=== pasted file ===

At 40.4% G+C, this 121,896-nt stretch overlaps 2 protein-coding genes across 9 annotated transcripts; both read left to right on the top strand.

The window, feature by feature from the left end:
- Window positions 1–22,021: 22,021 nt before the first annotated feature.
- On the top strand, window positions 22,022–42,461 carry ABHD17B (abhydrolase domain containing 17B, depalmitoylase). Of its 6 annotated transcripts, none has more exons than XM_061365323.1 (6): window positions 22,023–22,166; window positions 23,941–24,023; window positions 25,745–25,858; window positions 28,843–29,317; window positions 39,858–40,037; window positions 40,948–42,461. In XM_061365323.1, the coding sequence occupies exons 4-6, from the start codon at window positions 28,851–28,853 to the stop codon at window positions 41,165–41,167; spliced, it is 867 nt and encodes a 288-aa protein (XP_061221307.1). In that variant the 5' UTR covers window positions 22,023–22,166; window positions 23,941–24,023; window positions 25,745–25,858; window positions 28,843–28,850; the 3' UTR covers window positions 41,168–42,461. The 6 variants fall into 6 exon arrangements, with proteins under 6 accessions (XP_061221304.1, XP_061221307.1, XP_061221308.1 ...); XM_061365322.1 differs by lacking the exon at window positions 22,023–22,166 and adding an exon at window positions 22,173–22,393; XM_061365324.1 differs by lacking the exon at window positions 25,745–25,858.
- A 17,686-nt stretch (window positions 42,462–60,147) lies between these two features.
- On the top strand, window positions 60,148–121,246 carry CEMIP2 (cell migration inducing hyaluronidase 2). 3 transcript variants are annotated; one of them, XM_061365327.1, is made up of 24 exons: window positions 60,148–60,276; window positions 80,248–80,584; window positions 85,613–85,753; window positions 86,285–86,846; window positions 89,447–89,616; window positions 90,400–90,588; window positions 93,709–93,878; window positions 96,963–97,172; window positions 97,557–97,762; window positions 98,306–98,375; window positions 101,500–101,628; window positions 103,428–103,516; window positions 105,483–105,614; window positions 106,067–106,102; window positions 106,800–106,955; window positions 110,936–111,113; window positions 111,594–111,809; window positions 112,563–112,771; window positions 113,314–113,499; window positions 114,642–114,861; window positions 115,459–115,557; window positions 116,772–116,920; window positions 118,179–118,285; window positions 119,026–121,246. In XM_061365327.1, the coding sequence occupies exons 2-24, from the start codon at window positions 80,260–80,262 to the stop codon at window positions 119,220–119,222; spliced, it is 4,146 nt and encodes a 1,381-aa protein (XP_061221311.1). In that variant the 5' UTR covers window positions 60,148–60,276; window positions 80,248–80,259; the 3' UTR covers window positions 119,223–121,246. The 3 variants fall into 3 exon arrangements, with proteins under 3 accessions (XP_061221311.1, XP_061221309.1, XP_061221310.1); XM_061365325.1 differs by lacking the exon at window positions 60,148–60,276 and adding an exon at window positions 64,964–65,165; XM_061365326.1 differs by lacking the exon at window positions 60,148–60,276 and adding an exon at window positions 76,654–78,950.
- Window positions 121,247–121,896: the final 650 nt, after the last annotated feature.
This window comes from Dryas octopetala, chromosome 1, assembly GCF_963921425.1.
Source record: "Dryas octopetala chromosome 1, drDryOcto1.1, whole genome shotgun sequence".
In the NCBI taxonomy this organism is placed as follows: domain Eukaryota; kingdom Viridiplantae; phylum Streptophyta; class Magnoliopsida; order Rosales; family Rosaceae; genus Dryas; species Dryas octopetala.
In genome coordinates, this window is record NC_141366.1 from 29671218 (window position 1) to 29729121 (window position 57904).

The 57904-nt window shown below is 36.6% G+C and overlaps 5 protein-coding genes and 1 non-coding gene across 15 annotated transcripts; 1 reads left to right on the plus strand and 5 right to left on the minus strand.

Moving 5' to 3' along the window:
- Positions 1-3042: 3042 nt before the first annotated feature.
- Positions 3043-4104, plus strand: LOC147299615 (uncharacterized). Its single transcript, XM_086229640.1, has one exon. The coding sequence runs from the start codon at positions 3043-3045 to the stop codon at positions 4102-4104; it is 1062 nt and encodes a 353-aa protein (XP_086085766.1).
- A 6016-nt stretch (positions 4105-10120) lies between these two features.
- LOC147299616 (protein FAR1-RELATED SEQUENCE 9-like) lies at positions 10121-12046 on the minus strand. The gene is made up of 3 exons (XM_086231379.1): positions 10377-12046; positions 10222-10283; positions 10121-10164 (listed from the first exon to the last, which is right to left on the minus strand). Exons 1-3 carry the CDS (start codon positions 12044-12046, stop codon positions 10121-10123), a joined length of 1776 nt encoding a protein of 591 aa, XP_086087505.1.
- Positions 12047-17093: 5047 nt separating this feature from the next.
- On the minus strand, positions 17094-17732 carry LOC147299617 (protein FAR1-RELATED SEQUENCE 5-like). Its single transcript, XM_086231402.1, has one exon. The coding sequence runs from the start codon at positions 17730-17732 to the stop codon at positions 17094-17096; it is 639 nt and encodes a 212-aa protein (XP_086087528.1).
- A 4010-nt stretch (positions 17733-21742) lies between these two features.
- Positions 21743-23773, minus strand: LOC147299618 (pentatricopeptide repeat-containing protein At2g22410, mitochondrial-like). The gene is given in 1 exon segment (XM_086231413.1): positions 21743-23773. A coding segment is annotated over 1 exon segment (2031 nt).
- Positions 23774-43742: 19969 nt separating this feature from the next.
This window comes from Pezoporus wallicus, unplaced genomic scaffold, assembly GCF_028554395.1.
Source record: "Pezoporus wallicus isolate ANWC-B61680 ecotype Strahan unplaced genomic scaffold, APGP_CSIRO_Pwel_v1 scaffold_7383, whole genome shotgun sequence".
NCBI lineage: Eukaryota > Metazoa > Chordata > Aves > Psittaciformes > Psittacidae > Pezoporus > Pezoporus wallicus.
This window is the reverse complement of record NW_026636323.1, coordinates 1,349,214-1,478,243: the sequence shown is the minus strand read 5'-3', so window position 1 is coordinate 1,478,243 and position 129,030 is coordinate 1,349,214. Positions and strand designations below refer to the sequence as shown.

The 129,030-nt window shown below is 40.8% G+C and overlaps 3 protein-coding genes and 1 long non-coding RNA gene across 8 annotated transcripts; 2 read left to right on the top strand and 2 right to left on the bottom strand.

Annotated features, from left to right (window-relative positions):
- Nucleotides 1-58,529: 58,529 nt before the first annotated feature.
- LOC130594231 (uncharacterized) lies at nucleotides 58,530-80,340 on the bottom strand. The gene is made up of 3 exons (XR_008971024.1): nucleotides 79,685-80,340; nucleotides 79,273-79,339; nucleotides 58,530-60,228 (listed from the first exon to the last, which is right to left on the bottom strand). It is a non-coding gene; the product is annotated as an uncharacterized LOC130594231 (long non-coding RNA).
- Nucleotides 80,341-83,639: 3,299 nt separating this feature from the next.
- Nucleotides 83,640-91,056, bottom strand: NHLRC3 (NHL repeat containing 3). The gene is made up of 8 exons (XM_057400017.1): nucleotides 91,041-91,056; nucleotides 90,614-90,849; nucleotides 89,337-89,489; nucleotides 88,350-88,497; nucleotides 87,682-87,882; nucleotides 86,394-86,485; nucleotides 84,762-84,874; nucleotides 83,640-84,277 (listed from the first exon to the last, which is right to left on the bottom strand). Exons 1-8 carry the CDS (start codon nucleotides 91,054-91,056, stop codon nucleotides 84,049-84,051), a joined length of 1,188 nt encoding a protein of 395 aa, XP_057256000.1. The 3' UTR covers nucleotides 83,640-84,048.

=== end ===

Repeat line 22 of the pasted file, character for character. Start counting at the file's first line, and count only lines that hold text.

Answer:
- Positions 23774-43742: 19969 nt separating this feature from the next.